Viking haters are dumb. But we knew that already.

  10. Oh give me a break with the “the players didnt know” nonsense, they just happened to pickup a generic papaya extract supplement because they wanted to drop a couple of pounds. Yeah right. It was kind of an open secret that Starcaps were adulterated. It was just a complete coincidence that chiefly bodybuilders, power lifters and college football players were buying a supplement that looked like a low rent “As Seen on TV” supplement. If you believe that these guys had no clue that they were taking a masking agent for steroids, I’ve got a ski resort in Phoenix to sell you.

  11. Let’s face it, when you go 53 years without winning a Superbowl like the Vikings, you have to change something. Why not try something new in the team medicine cabinet?

    Worse yet, when you get caught, try to litigate it to death to avoid accepting any responsibility. What do Whizanator, Star Caps, and a head coach scalping Superbowl tickets all have in common?

    Minnesota Vikings.

  12. Was this supplement on the list of approved products by the NFL? Does the NFL have a list like this, I know MLB does. If players are going to risk taking whatever supplements they want in order to get an edge, then they have to accept the risks.

    There are TONS of weight loss medicines out there. They could have even gotten a prescription from a doctor to help them. Nope, instead they both chose this product. SURE they didn’t know what was in it. Are you kidding me?

    You should always be very concerned with what you put in your body.

  13. The reality is theres now at least two other supplements that contain similar diuretics that former StarCaps users have moved on to. You wouldnt think to give either one a second thought unless you were specifically looking for it. I cant wait until the next guy gets caught “accidentally” taking one of them without knowing what they are doing.

    Just like in the BALCO deal these guys get a steroid “guru” of varying degrees of competence who tells them what and how much to take. As long as there is a (huge) financial incentive for doing so, guys will keep doing it to try to get or maintain an edge, theyll keep trying to push the envelope.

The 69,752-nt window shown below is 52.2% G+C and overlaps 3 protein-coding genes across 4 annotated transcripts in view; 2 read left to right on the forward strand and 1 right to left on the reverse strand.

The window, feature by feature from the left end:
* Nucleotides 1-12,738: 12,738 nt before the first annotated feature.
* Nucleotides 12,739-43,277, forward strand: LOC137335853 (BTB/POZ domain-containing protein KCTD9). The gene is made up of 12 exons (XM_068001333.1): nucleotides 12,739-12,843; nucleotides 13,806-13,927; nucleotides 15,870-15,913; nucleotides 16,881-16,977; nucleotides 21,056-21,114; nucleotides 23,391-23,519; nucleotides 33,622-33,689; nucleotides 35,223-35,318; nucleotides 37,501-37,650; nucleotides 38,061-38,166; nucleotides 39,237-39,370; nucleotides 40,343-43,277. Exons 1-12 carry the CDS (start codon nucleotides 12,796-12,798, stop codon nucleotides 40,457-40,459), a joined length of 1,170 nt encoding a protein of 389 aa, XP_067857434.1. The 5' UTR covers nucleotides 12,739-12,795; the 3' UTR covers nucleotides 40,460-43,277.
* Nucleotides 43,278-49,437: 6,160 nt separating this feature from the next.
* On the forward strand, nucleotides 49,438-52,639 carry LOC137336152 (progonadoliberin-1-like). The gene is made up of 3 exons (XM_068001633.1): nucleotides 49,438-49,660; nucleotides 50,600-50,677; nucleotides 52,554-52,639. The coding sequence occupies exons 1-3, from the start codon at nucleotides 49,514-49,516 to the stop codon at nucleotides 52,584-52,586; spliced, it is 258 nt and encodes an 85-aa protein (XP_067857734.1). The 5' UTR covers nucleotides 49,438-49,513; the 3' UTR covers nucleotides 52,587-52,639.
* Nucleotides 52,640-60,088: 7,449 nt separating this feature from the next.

14. You mean the same Demarcus Love that never made it off the practice squad? The Vikings released him the very same DAY his suspension was lifted and he’s been with the Jaguars and Giants since then… Unlike the Seahawks, whose confirmed cases came against starters that coincidently made the Pro-Bowl that same year. Nice try though!

  15. Funny how the Seahawk fans get on Viking fans for this. Did you read the article? It’s basically stating the drug manufacturer was wrong for now appropriately labeling the bottle. Which basically states the players may not have actually known what was in there. To put it simply no one is going to link this to the Seahawks so stop your whining.

  16. 1) Star Caps was never on the NFL’s approved substance list.

    2) Players are always responsible for what they put in their mouths.

    3) The viking players claimed they had weight incentives in their contracts. Rather than legitimately losing body fat they claimed they took the steroid masking diuretic to lose water weight.

    4) Improperly reducing body water during training camp is foolish especially given the vikings previous history of player death in training camp.

    5) viking players are suspended for substance abuse often regardless if a viking customer can’t
    remember what is easily googled. LB Erin Henderson was suspended for PED violation.

    6) The viking players lost more money on lawyers than they lost being suspended, which was more than the fine of the head of Balanced Health Inc., Nikki Haskell.

  17. If I remember correctly, the whole thing became a big deal because the NFL approved StarCaps, then wanted to suspend the players for having bumetanide in their systems. The NFL may have legitimately not known it was in there, but if it was on the approved list, no players should have been punished for taking it.